PC(USA)’s Compassion, Peace & Justice Training Day and Ecumenical Advocacy Weekend set for April 5-8
By Rich Copley | Presbyterian News Service
LOUISVILLE — With issues such as racism, gender equality, LGBTQ rights, immigration, national security and more roiling the United States, the nation finds itself in one of its most turbulent political and social eras since the Civil Rights movement.
That’s why the Rev. Jimmie Hawkins sees the Civil Rights era notion of “Troubling the Waters” as the perfect theme for this year’s Compassion, Peace & Justice Training Day and Ecumenical Advocacy Weekend, April 5 to 8 in Washington, D.C.
“It talks about the long history of advocacy in this nation and also within our denomination — the Presbyterian Church and other denominations as well,” says Hawkins, Director of the Presbyterian Church (U.S.A.) Office of Public Witness in Washington. “You look at the history of this country, particularly from abolition to the Civil Rights Movement, you see a Presbyterian presence. In fact, Presbyterians of color have particularly played a role.”
The aim of the weekend-long social justice boot camp, culminating with a day of advocacy on Capitol Hill, is to show more Presbyterians and other people of faith how to put their beliefs in action within their communities and beyond.
The weekend will start with the Presbyterian Church (U.S.A.) Compassion, Peace & Justice Training Day at Washington’s New York Avenue Presbyterian Church.
The keynote speaker for the day will be musician, speaker and activist David LaMotte, who pushed pause on a burgeoning music career a little over 10 years ago to take a Rotary World Peace Fellowship, with which he earned a master’s degree in International Studies, Peace, and Conflict Resolution from the University of Queensland in Brisbane, Australia.
Hawkins recalled seeing LaMotte lead a workshop in which he had the participants imagine being on a city bus in the 1950s and said the incorporation of music into his talks makes for lively sessions.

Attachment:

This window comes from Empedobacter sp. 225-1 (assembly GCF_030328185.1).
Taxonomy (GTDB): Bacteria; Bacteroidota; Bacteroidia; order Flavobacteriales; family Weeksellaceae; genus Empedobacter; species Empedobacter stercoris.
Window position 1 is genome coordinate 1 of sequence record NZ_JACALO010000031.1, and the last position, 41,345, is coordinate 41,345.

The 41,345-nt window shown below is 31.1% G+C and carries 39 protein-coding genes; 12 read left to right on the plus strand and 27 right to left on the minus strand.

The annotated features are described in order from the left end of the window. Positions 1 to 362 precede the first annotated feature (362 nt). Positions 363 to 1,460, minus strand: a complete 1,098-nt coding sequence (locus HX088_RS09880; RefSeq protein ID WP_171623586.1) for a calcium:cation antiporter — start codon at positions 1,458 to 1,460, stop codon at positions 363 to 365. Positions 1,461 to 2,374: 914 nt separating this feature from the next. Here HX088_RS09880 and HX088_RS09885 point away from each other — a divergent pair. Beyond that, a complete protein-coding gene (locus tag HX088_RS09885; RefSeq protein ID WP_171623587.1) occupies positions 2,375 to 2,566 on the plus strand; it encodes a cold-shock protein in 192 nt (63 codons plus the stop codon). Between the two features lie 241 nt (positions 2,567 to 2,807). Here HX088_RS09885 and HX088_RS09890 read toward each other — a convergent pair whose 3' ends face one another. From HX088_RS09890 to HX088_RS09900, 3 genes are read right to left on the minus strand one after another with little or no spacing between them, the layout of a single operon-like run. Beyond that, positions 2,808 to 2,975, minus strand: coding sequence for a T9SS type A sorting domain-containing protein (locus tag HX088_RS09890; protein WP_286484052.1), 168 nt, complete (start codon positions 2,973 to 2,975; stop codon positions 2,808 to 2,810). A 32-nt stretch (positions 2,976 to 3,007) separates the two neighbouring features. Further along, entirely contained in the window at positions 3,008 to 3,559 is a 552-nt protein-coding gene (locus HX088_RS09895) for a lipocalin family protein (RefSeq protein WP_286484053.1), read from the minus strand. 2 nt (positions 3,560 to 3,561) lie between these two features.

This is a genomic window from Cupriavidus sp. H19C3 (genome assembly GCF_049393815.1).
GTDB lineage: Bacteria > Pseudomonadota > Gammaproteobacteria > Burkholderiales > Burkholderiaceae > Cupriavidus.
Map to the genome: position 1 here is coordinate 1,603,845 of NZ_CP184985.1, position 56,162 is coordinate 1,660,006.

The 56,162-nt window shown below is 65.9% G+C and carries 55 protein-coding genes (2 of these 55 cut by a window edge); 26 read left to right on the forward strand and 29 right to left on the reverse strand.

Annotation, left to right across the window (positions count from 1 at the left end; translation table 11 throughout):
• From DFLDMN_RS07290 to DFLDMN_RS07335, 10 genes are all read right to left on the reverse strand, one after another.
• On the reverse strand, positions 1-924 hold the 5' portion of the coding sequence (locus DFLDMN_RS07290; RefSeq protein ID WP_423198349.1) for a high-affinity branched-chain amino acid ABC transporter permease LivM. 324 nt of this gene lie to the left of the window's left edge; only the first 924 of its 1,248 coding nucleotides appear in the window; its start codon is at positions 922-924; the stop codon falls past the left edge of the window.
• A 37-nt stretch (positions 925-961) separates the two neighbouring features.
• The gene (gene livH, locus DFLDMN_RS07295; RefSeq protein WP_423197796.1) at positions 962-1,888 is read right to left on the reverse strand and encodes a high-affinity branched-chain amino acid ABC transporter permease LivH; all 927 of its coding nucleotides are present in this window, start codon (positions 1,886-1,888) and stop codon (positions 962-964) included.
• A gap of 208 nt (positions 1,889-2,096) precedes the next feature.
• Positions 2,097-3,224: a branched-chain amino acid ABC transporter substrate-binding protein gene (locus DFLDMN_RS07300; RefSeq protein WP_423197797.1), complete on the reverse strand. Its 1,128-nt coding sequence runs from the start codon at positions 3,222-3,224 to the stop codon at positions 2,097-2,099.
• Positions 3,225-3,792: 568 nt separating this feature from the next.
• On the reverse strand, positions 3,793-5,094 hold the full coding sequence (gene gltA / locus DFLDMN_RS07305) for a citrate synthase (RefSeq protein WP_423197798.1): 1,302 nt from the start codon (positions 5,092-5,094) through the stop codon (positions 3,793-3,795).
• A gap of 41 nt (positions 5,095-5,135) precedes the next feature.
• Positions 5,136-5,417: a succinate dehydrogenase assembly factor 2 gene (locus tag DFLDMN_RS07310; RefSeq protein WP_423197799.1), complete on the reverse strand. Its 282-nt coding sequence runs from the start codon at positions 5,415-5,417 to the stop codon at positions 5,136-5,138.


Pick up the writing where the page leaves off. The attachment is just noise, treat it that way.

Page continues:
Hawkins likened the CPJ training day, where many of the sessions are led by leaders of the PC(USA)’s Compassion, Peace & Justice ministries, to a family get-together for Presbyterians.
“It’s an opportunity to share the work they are engaged in with their local congregations and presbyteries,” said Hawkins, who is the preacher for the day. “It’s going to be a time of learning to hear some new ideas and new ways of dealing with some old issues, because a lot of justice issues aren’t new. And it will be a chance to find out about some new issues like cash bail reform that Presbyterians are taking a strong role in; and the Poor People’s Campaign, where people may not be as knowledgeable as they’d like to be.”
One group Hawkins is keenly interested in attracting to the weekend is young people, for a practical reason: He believes social justice advocacy is one of the primary things that attracts students and young adults to the church. He recalls the excitement of young people at a church where he spoke who were attending the March for Our Lives, which followed last February’s school shooting in Parkland, Florida and at last year’s General Assembly who marched to the City Justice Center in St. Louis to pay the bail of inmates at the jail and speak out against the cash bail system.
“They had the most gleeful, excited smiles on their faces,” Hawkins recalls. “They were excited that not only was the church marching to the detention center to talk about cash bail, but also that we were taking money to bail people out of jail. It was one of the most positive marches I’ve been on.”
CPJ Training Day will lead into the Ecumenical Advocacy Days, which feature more training with people from other denominations, culminating with the advocacy day on Capitol Hill on April 8. Featured speakers for Advocacy Days include the Rev. Dr. Raphael G. Warnock, senior pastor at the Historic Ebenezer Baptist Church in Atlanta; the Rev. Dr. Liz Theoharis, co-chair of the Poor People’s Campaign; and LaMotte.
Registration is now open for both the CPJ Training Day and Ecumenical Advocacy Days. The registration websites include lodging information.
“This is an exciting time in the life of the church, and I really would encourage people to come,” Hawkins says. “If you have never been to training day, you’re going to leave energized with a feeling that this is what the church is all about. It’s not only a call to political activity, but it’s a faith movement — an expression of our faith.
“We believe God is a God of love, but God is just as strongly a God of justice and you can’t express the love of God for people if you don’t demand they are treated justly.”
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